BRATTLEBORO — The Retreat Farm recently unveiled a multi-year plan that calls for collaboration between organizations across different industries.
“We hope ultimately as a result of our work that Brattleboro will have full benefit of iconic and beautiful new gathering event and conference spaces and facilities,” Arthur “Buzz” Schmidt, Retreat Farm executive director, told the Development Review Board on Monday. “It’ll have one of the top children’s nature/farm education programs in the country. It will have a collection of synergistic, primarily land-based, enterprises that complement Brattleboro’s Main Street experience and further the area’s leadership among sustainable communities and food systems.”
The hope is to get more families to spend time in Brattleboro and establish a new model for preserving historic structures in Vermont. Retreat Farm is planning to have local individuals and organizations hold events and run businesses on the Linden Street property.
The Development Review Board gave conditional use approval for the project that’s expected to take about 15 years to complete. Buildings will be renovated and used for educational purposes, food services, conferences, recreation, performance, storage and manufacturing. The construction of cabins and a lodge on an upper terrace of the property is also being considered by the organization.
The non-profit Retreat Farm LTD was formed 18 months ago “to restore and preserve the nine-barn farmstead, and 500 acres of forested and agricultural lands of the historic Retreat Farm,” Schmidt said.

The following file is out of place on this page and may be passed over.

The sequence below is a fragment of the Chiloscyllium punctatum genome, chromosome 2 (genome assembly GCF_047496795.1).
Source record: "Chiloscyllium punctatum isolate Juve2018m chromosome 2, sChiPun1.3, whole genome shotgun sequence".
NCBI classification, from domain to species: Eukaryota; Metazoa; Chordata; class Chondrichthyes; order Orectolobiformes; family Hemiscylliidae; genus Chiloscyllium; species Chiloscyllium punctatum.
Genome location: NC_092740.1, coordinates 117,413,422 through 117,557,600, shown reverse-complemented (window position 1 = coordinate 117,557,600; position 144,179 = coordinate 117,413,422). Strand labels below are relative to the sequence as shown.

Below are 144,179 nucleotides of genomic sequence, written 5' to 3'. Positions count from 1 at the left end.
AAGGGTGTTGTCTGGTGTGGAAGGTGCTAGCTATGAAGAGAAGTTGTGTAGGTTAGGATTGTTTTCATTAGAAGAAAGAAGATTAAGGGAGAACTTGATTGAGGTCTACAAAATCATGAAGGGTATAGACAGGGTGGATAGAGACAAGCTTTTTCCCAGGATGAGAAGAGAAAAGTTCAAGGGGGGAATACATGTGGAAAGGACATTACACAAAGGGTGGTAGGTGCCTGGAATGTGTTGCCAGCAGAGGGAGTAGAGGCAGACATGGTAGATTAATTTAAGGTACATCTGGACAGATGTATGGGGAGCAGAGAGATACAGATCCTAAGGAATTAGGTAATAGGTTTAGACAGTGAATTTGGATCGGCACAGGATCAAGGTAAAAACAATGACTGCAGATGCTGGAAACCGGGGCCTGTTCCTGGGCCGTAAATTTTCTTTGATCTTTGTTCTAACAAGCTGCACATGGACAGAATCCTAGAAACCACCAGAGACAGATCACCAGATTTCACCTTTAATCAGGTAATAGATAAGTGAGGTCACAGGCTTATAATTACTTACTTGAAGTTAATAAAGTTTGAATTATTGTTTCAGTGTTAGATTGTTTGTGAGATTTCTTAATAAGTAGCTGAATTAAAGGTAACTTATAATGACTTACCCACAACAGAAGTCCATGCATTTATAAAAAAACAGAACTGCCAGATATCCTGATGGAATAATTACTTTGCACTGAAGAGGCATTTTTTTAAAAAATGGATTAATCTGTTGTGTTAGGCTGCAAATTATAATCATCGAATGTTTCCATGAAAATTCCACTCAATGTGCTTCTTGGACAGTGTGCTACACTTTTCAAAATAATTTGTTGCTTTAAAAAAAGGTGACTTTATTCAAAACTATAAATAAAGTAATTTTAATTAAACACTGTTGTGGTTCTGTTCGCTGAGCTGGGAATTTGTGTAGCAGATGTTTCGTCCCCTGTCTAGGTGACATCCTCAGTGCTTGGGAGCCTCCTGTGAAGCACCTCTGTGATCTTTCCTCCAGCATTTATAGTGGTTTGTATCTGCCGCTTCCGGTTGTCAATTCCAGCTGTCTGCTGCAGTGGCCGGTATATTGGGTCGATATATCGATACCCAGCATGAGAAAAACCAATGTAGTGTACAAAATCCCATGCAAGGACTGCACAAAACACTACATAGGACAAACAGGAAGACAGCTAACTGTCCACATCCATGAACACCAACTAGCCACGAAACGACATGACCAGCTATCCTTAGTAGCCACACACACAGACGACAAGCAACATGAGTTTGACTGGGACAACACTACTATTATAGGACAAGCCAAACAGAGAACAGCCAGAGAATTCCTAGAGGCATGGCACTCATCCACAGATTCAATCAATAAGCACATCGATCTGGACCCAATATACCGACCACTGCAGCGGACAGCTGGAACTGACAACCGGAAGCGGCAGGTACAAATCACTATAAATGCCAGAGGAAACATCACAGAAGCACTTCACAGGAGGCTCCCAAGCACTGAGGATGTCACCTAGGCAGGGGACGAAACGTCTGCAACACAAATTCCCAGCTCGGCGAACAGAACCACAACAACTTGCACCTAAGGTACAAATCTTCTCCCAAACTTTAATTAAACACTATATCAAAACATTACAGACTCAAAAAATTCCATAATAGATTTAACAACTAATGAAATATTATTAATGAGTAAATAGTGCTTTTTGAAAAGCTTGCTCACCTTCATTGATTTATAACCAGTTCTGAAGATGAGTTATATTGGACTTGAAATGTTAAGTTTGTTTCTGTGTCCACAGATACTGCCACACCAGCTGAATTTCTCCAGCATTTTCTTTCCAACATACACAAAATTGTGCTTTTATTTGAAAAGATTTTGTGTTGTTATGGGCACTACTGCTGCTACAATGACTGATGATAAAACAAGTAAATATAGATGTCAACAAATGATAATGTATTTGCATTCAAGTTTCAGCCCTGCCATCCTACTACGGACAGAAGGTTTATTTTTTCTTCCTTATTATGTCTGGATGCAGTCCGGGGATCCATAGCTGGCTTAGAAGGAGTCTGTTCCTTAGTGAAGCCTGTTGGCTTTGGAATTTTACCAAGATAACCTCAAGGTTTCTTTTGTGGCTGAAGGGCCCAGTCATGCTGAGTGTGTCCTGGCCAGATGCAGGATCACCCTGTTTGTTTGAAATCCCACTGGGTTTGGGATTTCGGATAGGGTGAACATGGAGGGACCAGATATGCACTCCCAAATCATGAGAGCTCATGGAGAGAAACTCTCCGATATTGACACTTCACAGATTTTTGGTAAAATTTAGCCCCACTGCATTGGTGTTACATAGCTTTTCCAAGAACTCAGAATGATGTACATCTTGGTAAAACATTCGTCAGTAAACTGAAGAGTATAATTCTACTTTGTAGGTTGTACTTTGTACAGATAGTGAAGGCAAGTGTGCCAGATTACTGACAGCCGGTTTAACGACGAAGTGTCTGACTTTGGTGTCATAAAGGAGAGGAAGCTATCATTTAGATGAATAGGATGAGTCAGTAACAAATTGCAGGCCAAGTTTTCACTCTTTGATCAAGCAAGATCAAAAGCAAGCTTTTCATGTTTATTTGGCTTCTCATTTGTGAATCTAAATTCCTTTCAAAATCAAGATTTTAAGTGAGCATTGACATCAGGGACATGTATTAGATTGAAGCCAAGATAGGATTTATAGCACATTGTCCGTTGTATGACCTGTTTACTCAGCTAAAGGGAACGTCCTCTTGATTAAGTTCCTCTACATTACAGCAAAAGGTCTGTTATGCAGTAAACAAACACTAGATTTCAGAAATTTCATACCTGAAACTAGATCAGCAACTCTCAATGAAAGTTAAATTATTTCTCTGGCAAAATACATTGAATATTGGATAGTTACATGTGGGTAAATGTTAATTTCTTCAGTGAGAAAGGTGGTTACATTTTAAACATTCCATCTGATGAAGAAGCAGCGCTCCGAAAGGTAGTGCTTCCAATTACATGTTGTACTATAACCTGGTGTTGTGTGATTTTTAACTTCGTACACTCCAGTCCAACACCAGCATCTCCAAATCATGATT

“We’re also adapting these structures and lands, and establishing a platform to support the emergence — we hope — of dozens of community events and farm and food and education and processing and recreational and cultural resident enterprises, all led by local individuals and organizations,” he said. “Additionally, we ourselves will operate four of those residential programs: Our children’s farm and forest program, which is the outgrowth of the petting farm that has been on the property for the past 25 years; a Retreat Farm events program; the recreation platform, primarily of trails; and what we are calling the Rockwell Hill platform for farm enterprises on one of the large farm parcels [on Upper Dummerston Road] that’s not subject to this hearing and is not in the farmstead area.”
Retreat Farm is seeking Act 250 approval from the state. The state permitting process will take into account stormwater, wetlands, wastewater and more.
Right now, it’s difficult to tell just what or who will occupy space on the property.
“As you can appreciate, restoring and sustaining this historic Retreat Farm is a difficult proposition,” Schmidt said. “The cost of restoring and re-purposing many historic structures is immense. The economic climate for new enterprises is uncertain, and all rural locations in the country and Vermont are in included in that. Achieving the vision implicit in this…